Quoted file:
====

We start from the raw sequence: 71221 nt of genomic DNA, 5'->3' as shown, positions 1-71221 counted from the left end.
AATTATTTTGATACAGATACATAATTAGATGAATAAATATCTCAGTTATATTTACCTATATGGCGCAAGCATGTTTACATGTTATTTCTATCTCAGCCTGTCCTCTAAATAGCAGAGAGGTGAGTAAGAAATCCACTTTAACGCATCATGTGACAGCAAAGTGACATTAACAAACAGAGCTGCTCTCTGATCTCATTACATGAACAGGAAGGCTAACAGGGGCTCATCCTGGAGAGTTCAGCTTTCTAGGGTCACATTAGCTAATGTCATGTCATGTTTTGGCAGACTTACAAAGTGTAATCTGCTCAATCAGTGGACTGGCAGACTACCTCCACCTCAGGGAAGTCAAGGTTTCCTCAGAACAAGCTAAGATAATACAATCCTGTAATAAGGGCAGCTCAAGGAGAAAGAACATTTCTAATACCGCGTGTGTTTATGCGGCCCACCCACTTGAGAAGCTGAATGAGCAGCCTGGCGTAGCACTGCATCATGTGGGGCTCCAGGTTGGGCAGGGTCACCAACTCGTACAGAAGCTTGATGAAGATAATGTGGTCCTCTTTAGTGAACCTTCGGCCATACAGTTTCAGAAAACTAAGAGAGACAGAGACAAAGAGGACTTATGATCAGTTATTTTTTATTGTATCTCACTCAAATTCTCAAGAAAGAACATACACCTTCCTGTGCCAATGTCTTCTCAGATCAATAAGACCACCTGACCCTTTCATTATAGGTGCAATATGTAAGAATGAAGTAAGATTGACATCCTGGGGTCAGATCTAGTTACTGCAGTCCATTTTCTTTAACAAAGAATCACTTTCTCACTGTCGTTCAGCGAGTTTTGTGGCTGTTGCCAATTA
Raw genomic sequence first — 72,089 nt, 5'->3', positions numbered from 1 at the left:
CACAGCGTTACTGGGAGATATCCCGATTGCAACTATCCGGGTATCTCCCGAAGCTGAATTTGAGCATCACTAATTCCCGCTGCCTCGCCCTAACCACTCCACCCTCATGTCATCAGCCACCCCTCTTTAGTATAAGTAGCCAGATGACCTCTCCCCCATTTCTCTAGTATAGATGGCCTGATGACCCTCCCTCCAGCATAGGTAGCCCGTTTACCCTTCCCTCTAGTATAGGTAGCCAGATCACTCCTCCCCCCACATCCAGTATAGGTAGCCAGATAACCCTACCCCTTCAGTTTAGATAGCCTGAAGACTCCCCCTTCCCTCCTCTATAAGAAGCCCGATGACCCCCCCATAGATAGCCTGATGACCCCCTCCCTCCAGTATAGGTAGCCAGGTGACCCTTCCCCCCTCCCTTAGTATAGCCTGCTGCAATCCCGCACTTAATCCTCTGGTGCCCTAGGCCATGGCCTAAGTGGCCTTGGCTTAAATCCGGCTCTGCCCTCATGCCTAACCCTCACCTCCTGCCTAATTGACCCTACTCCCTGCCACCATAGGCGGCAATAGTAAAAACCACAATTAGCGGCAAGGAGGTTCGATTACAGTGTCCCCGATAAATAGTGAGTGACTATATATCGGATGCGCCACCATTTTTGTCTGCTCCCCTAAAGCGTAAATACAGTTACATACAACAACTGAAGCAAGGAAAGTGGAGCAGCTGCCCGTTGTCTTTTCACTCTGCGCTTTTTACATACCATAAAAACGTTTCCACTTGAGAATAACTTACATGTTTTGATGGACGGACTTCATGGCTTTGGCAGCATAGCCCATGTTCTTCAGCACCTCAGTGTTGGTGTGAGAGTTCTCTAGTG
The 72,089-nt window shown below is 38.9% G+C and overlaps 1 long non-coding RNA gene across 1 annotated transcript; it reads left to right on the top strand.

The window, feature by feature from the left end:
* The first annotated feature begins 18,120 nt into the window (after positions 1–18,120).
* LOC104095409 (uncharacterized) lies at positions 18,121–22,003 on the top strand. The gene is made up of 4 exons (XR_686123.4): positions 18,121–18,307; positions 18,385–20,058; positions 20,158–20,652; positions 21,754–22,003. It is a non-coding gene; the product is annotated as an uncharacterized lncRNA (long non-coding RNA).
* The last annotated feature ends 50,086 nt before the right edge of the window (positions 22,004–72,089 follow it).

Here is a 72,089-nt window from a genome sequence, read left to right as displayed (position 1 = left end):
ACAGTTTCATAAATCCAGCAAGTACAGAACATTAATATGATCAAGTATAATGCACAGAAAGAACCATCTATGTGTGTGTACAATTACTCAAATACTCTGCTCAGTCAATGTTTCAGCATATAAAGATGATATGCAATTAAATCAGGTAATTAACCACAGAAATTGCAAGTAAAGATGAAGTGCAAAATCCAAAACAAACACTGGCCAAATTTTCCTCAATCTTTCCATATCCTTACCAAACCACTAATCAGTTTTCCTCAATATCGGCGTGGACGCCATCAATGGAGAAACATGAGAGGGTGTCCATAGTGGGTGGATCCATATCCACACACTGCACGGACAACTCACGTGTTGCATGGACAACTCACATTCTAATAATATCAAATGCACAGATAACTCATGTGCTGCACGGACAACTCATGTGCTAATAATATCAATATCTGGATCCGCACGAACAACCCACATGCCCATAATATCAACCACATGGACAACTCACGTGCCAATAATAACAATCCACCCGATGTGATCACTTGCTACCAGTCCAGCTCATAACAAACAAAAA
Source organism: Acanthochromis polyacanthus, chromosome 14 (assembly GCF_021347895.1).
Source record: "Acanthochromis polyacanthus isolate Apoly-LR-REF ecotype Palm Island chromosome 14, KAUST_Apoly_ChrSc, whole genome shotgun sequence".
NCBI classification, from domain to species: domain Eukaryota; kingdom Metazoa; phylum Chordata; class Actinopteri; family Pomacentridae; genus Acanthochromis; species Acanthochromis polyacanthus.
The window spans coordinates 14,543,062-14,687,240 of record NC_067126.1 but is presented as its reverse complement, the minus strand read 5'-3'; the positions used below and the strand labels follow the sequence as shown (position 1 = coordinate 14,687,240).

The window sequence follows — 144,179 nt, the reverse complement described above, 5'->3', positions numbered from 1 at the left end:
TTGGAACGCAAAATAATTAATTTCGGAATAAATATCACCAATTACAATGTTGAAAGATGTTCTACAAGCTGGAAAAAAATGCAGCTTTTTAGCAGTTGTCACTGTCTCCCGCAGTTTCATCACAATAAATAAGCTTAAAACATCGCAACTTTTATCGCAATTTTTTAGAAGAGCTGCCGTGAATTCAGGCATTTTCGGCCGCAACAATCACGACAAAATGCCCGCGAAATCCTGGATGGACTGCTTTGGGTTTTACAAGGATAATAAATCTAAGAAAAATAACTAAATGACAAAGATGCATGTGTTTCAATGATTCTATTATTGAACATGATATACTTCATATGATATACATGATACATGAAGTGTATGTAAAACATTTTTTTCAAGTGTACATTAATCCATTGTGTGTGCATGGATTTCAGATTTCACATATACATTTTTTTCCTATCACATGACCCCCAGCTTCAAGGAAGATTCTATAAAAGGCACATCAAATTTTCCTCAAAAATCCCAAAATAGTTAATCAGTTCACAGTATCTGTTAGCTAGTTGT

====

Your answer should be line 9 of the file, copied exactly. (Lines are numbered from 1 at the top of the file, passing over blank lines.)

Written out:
* The last annotated feature ends 50,086 nt before the right edge of the window (positions 22,004–72,089 follow it).